Often, a new implementation of a data or analytics technology platform, operational software etc., includes a number components and solutions that might be new to the organization, employees, or user base (if it’s a digital service provider or similar).
With any upgrade in technology, there is a learning curve for users, and there are always changes in business processes—all of which affect productivity, efficiency and morale. The implications and ramifications of introducing new software may not be critical in all organizations or industries. However, in a highly regulated, fast-paced or competitive environment, such as healthcare, change can be devastating.
The “heart of a change management plan” are the activities required to address the identified change impacts.
These activities should move stakeholders along the commitment curve, facilitate adoption of the change solution, and achieve long-term business benefits.
There are many variations in how people within the organization react to change, but most models depict the following four stages of emotional response to change:
• Awareness – People know that change is coming. They have a high level of awareness of what is driving that change and possess the broad vision.
• Understanding – People understand the future state the organization should be. They understand how change will impact them and business processes.
• Adoption – By definition is change in his/her area in order to try the change solution, become familiar with and experience the implications that might occur. Also these people convey the message within the organization that new ways of working are soon to become a reality.
• Commitment – These people are committed to the change process and communicate it as the new status quo in the organization. They are strongly aligned with the change’s goals.
Stakeholders progress along the stages depending on their starting point – current state and desired point – future state. Different stakeholders with different roles will start differently with the change depending on their involvement in the organization and their present state. From here it is obvious to expect slower or faster progress from each individual to the desired future state. There are multiple factors that drive people, but when it’s a technical change solution the strongest one is technical curiosity. The velocity here will be determined by people’s technical skills i.e. some of them were early adopters to new tech before some were avoiding until it became unavoidable and took part of their everyday lives.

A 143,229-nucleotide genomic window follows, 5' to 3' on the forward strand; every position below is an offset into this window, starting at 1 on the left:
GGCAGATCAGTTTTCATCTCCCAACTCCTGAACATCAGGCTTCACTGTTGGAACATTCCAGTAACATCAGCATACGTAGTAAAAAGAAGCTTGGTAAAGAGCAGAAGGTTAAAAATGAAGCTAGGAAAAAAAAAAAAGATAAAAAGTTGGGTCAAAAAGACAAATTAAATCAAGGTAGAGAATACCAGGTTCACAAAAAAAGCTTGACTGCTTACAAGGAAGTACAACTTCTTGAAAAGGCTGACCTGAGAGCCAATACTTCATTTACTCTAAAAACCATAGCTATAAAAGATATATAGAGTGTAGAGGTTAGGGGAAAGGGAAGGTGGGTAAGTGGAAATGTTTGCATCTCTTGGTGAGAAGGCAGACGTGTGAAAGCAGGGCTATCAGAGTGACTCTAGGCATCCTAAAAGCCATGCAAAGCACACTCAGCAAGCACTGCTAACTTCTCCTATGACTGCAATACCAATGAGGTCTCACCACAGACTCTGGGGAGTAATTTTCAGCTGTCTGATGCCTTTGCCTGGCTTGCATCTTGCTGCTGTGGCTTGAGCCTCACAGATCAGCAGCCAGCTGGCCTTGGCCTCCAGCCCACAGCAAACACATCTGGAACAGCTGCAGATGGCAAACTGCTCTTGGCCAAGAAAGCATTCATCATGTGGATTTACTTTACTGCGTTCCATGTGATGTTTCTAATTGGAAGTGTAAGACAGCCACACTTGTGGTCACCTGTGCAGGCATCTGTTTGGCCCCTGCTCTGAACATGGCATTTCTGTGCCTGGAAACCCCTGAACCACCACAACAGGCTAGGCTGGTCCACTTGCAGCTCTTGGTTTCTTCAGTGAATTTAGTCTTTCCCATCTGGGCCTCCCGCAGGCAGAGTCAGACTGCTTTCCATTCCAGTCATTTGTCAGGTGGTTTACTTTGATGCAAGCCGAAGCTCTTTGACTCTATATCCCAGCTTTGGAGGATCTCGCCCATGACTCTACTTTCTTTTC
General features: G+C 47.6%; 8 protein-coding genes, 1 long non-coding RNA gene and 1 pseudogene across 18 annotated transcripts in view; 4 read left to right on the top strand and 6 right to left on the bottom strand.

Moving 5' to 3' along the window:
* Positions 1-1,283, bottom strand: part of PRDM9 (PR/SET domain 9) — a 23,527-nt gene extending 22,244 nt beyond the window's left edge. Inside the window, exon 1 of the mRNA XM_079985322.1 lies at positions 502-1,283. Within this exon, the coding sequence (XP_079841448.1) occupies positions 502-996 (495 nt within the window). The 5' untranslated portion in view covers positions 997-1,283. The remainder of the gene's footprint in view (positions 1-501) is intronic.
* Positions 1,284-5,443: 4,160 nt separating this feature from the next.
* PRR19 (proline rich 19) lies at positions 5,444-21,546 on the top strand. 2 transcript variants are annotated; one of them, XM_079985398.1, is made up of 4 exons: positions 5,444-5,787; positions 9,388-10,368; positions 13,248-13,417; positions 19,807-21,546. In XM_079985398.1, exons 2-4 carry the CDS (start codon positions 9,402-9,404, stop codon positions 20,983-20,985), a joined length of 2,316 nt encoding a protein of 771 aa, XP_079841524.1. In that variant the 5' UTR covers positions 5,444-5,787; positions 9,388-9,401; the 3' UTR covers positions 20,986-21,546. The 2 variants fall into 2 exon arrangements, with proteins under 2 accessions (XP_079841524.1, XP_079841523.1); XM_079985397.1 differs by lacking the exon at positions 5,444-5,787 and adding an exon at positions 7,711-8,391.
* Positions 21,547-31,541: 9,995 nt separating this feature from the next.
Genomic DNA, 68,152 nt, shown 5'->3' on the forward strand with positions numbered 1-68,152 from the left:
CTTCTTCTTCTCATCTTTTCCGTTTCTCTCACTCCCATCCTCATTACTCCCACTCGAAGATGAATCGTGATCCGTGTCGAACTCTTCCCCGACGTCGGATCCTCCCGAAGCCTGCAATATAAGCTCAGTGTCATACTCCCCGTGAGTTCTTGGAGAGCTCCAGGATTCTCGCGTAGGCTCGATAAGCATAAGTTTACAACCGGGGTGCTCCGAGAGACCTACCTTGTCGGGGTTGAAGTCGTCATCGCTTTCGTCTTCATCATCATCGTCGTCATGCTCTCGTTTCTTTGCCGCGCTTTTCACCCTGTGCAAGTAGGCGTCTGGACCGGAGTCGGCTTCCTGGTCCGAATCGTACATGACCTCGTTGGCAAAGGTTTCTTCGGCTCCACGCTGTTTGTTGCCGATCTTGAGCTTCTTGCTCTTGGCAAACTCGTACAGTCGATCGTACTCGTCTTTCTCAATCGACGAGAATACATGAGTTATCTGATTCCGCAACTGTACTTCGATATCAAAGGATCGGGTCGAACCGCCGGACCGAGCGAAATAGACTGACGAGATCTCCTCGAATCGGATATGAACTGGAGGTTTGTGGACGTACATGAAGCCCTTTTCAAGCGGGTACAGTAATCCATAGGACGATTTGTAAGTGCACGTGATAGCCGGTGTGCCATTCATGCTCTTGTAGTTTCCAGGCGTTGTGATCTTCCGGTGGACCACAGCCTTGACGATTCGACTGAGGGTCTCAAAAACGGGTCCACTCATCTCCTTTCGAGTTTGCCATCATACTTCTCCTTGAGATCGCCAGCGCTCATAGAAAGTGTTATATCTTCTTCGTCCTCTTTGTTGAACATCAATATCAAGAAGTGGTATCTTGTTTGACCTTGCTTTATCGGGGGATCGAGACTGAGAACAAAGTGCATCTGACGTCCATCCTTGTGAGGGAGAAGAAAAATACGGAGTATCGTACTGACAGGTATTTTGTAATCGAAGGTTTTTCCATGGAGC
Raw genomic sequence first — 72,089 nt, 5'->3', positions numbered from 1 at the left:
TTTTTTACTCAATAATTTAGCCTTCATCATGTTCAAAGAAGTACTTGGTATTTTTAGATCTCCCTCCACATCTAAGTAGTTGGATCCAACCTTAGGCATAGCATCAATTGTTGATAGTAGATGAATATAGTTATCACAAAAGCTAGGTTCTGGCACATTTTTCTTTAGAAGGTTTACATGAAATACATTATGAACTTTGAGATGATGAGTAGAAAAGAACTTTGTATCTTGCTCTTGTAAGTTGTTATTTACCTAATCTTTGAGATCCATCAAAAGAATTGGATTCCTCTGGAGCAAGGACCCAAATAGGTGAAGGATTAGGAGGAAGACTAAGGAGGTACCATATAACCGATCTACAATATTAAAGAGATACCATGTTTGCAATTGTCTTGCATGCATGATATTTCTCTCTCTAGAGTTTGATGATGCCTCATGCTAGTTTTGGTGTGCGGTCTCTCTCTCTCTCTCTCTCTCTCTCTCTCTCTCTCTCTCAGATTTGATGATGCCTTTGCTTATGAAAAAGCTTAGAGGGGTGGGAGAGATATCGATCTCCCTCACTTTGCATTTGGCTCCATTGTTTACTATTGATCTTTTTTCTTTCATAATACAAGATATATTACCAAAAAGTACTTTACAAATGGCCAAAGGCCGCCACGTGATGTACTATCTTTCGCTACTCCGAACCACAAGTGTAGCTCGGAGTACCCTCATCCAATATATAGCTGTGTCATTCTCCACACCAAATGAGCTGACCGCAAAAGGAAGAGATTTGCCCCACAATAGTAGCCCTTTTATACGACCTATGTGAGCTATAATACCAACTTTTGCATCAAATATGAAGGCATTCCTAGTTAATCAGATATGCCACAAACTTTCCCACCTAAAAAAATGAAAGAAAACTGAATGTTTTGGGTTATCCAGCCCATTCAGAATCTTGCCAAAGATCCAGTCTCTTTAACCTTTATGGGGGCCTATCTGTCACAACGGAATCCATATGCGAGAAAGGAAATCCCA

As we said previously, change adoption is impacted from the roles of the stakeholders. The first ones who will accept and execute it with highest velocity are the project stakeholders and the sponsors who invest in the change solution, retrospectively the velocity will decrease with the organization’s leaders, again will decrease with the agents (the organizational network) and at the end the biggest decrease in adoption will be at the end users side (customers, clients etc.).
You should also consider these potential pressures at employees’ side who are learning the new software:
• Employees working in a very time-sensitive environment. They are not afforded the luxury of being slow or inefficient;
• Production must be executed without mistakes at highest level; and
• Must be able to respond to internal or external questions and concerns in a timely manner.
While these are “more obvious” factors that impact change, there are number of other issues that might sabotage the process and even break it:
• Broken comm-lines. If the organization has a history of bad communication between its terminals, then the process of change will be frustrating and stuck there for ages;
• Inconsistent and fragmented onboarding of highly needed employees; and
• Veteran employees unable to get going with the advanced software.
If these issues are not addressed correctly and taken care of then, we have a drop down in the velocity of implementation. While it is different from case to case most of the times the drop down is the contrary: awareness – unaware; understanding – confusion; adoption – decision not to adopt; and commitment – capability terminated.
Taken together, the risk of doing nothing or managing change poorly can be devastating to a project. To bring this full circle, we began this section by discussing the notion of measuring the impact of the change. This should be used to clearly set the stage for why the change is important and to help create that sense of urgency on an organizational level.
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